That appearance, featuring the Preps’ rollicking beach party number on the sands of Malibu, further enhanced their image as the definitive Southern California Pop group.
Despite their string of hit singles, a successful album release had eluded them, until their producer Voyle Gilmore, who was an avid fan of the Preps stage act, decided that a LIVE recording of their concert show might turn the trick.
That inspired decision resulted in a series of 3 consecutive LIVE In-Concert albums in their “On Campus Series”, highlighting their polished and potent vocals, irreverent, often highly political comedy, and satirical imitations of other popular singing groups of the era like Dion and the Belmonts, The Platters and the Kingston Trio. That album track became a hit single called “More Money for you and Me.”
Those LIVE concert recordings soon catapulted them into one of America’s top college concert attractions for three consecutive years in the mid 60’s and saw them flying in their private plane to 120 campuses a year for nearly half a decade, including a milestone performance at Syracuse University with rising comedian Woody Allen.
Then a milestone engagement in Vegas and at the Seattle World’s Fair with George Burns and Broadway legend Carol Channing spawned a deep friendship with Burns who would become Bruce’s lifelong mentor and career advisor.
The Preps toured military bases all over Europe, and then Asia, where Bruce narrowly escaped a fiery death.
As a “thank you” to the Preps for their morale-boosting performance, one base commander arranged for each of them to break the sound barrier in an F-100F Super Sabre jet.
When Bruce’s plane landed, the undercarriage exploded in flames.
The other Preps watched in horror as fire trucks and rescue firefighters surrounded the flaming aircraft and successfully extracted Bruce and the pilot.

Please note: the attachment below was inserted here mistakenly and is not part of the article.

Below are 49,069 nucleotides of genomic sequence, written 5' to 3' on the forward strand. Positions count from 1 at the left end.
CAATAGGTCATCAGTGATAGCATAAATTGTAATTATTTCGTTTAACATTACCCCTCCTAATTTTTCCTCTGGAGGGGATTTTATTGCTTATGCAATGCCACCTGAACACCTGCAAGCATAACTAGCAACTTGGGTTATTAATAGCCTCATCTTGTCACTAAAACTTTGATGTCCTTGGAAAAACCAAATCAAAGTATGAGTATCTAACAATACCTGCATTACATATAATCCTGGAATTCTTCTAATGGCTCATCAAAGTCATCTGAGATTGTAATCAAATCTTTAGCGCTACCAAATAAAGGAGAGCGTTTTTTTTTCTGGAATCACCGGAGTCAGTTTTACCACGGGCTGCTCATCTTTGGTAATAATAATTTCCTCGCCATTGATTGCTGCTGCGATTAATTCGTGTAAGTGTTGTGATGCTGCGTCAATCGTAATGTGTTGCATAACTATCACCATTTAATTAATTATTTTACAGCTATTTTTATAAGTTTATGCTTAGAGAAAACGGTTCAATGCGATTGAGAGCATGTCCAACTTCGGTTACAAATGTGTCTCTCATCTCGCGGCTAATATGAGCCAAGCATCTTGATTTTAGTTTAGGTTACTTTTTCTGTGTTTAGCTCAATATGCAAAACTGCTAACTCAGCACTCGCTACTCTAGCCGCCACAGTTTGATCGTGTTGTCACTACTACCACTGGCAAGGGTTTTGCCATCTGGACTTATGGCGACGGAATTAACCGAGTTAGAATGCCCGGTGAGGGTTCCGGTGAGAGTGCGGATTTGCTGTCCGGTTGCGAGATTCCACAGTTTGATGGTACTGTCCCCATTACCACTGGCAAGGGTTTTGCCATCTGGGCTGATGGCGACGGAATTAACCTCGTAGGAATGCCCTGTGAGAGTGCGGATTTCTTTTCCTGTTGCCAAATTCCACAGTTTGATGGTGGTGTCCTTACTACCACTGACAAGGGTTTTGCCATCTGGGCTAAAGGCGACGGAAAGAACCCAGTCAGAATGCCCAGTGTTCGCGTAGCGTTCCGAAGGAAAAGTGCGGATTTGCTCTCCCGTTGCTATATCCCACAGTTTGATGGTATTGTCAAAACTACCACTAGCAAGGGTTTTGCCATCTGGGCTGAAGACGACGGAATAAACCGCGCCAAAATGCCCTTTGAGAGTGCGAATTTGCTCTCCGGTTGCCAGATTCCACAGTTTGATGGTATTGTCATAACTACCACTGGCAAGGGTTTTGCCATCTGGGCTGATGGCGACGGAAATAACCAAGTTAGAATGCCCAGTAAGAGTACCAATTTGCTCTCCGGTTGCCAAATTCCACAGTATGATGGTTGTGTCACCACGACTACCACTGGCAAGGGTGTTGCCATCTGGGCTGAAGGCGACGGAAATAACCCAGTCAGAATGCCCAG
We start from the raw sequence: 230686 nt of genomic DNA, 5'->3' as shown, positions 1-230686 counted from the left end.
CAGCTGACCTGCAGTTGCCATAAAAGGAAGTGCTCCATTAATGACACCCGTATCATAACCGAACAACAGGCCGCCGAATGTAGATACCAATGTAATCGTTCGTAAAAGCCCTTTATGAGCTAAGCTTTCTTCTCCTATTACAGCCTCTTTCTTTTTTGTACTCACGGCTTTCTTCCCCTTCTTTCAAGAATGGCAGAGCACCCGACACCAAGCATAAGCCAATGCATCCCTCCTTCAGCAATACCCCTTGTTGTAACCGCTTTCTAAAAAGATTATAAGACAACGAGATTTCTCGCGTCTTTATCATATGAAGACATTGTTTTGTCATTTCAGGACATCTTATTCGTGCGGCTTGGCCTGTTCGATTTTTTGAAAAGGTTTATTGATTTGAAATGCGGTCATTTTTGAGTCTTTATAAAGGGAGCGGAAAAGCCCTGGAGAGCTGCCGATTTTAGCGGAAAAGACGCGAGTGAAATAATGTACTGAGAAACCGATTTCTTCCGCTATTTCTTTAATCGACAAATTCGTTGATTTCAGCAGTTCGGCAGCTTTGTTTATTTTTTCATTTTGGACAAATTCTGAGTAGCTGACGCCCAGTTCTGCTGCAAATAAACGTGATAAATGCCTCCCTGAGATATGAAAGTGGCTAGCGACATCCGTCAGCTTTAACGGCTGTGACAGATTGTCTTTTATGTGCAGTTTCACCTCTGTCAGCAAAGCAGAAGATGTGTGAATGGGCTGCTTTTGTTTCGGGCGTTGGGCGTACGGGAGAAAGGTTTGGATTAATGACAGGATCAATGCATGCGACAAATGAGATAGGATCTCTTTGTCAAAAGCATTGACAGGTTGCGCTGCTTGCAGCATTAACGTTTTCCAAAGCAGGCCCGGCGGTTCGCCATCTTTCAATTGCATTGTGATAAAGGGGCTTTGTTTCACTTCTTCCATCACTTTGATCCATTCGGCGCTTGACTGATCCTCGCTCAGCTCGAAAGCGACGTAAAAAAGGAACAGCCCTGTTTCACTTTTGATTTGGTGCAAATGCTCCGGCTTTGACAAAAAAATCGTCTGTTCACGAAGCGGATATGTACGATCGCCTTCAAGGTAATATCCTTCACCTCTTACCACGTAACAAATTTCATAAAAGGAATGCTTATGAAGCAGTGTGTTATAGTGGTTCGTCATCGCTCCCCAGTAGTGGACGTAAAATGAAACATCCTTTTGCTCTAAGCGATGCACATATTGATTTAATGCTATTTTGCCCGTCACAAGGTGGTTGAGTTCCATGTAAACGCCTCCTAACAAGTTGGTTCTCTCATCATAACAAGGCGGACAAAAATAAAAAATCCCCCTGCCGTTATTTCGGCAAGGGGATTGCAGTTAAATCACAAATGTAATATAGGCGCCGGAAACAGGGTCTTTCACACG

Of course, once they knew he was safe, the wisecracks flew thick and fast.
The camaraderie of the group was intense, but by now, each Prep was also enjoying his own success in other aspects of the industry. After 13 high flying years, they amicably disbanded in 1969 to pursue their individual careers.
The Four Preps would be inducted into the Vocal Group Hall of Fame in 2007.
Ed Cobb would go on to become one of music’s most successful song writers (“Tainted Love”) and record producers, working with Fleetwood Mac, Pink Floyd, and Steely Dan.
Glen Larson would become one of TV’s most prolific producers, creating such shows as “Battle Star Galactica,” “Knight Rider,” “The Fall Guy,” and “Magnum P.I.” And Marv Ingram became a successful commodities broker.  
With the original Preps disbanded, Bruce now joined forces with Diamond Dave Somerville, original lead singer of the Diamonds—who had replaced Cobb during the Preps final tour—to form Belland and Somerville, a comedy/folk duo that debuted on “The Tonight Show” and then guested on 33 network programs in their first six months as a team.
CBS signed them as regulars on the Tim Conway Comedy Hour which led to concert tours with Henry Mancini, Johnny Mathis, Leonard Nimoy, Dennis Weaver, Glen Campbell, Della Reese, and Brazil ’66.
Andy Williams grabbed them for his record label Barnaby and Warner Brothers Music signed them to a songwriting contract.
It was a fortuitous move for Warner’s, since during that time, Bruce and David wrote “The Troublemaker,” a provocative protest song that would become a #1 country hit for Willie Nelson, the title song of his double platinum album, and the subject of a cover story in Rolling Stone.

(available on YouTube—click here)
(Nelson has since released 3 different versions of the song.)
In addition to performing and writing with Somerville during that time, Bruce became heavily involved in freelance advertising, creating, producing, and often directing radio, TV, and print campaigns for such clients as Volkswagen, United Airlines, Ford, A&W Root Beer, McDonald’s, Chevrolet, and two of his most memorable accounts, Forest Lawn Cemetery and Bandini Fertilizer.